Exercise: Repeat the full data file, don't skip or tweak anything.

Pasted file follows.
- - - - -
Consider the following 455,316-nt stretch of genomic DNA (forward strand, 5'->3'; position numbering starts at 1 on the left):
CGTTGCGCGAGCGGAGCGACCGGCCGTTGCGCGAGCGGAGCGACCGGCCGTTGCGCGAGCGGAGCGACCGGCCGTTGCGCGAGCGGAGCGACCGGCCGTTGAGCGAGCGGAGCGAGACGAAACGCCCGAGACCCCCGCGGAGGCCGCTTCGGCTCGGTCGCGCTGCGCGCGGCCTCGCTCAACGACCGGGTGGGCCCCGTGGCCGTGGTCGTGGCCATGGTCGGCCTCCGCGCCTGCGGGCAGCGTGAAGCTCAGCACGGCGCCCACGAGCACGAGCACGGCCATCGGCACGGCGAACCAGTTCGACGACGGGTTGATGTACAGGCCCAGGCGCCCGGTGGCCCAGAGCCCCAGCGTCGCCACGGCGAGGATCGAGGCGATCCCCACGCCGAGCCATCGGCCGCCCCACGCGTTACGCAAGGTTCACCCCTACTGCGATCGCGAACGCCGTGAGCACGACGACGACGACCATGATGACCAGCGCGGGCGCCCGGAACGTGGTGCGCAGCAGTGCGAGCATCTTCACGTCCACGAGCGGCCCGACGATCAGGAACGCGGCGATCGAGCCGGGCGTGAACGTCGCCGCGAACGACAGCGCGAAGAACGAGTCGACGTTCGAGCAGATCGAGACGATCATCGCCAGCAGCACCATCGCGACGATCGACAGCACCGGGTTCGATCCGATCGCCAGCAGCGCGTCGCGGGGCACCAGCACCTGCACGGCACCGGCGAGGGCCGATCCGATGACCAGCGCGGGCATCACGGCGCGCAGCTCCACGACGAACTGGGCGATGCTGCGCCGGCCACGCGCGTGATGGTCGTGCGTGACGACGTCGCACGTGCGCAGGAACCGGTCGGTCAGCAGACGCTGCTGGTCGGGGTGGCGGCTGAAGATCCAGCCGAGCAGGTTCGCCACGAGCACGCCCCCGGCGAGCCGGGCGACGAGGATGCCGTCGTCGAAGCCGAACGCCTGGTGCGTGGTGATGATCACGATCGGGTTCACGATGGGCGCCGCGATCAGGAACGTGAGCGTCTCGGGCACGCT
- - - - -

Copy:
Consider the following 455,316-nt stretch of genomic DNA (forward strand, 5'->3'; position numbering starts at 1 on the left):
CGTTGCGCGAGCGGAGCGACCGGCCGTTGCGCGAGCGGAGCGACCGGCCGTTGCGCGAGCGGAGCGACCGGCCGTTGCGCGAGCGGAGCGACCGGCCGTTGAGCGAGCGGAGCGAGACGAAACGCCCGAGACCCCCGCGGAGGCCGCTTCGGCTCGGTCGCGCTGCGCGCGGCCTCGCTCAACGACCGGGTGGGCCCCGTGGCCGTGGTCGTGGCCATGGTCGGCCTCCGCGCCTGCGGGCAGCGTGAAGCTCAGCACGGCGCCCACGAGCACGAGCACGGCCATCGGCACGGCGAACCAGTTCGACGACGGGTTGATGTACAGGCCCAGGCGCCCGGTGGCCCAGAGCCCCAGCGTCGCCACGGCGAGGATCGAGGCGATCCCCACGCCGAGCCATCGGCCGCCCCACGCGTTACGCAAGGTTCACCCCTACTGCGATCGCGAACGCCGTGAGCACGACGACGACGACCATGATGACCAGCGCGGGCGCCCGGAACGTGGTGCGCAGCAGTGCGAGCATCTTCACGTCCACGAGCGGCCCGACGATCAGGAACGCGGCGATCGAGCCGGGCGTGAACGTCGCCGCGAACGACAGCGCGAAGAACGAGTCGACGTTCGAGCAGATCGAGACGATCATCGCCAGCAGCACCATCGCGACGATCGACAGCACCGGGTTCGATCCGATCGCCAGCAGCGCGTCGCGGGGCACCAGCACCTGCACGGCACCGGCGAGGGCCGATCCGATGACCAGCGCGGGCATCACGGCGCGCAGCTCCACGACGAACTGGGCGATGCTGCGCCGGCCACGCGCGTGATGGTCGTGCGTGACGACGTCGCACGTGCGCAGGAACCGGTCGGTCAGCAGACGCTGCTGGTCGGGGTGGCGGCTGAAGATCCAGCCGAGCAGGTTCGCCACGAGCACGCCCCCGGCGAGCCGGGCGACGAGGATGCCGTCGTCGAAGCCGAACGCCTGGTGCGTGGTGATGATCACGATCGGGTTCACGATGGGCGCCGCGATCAGGAACGTGAGCGTCTCGGGCACGCT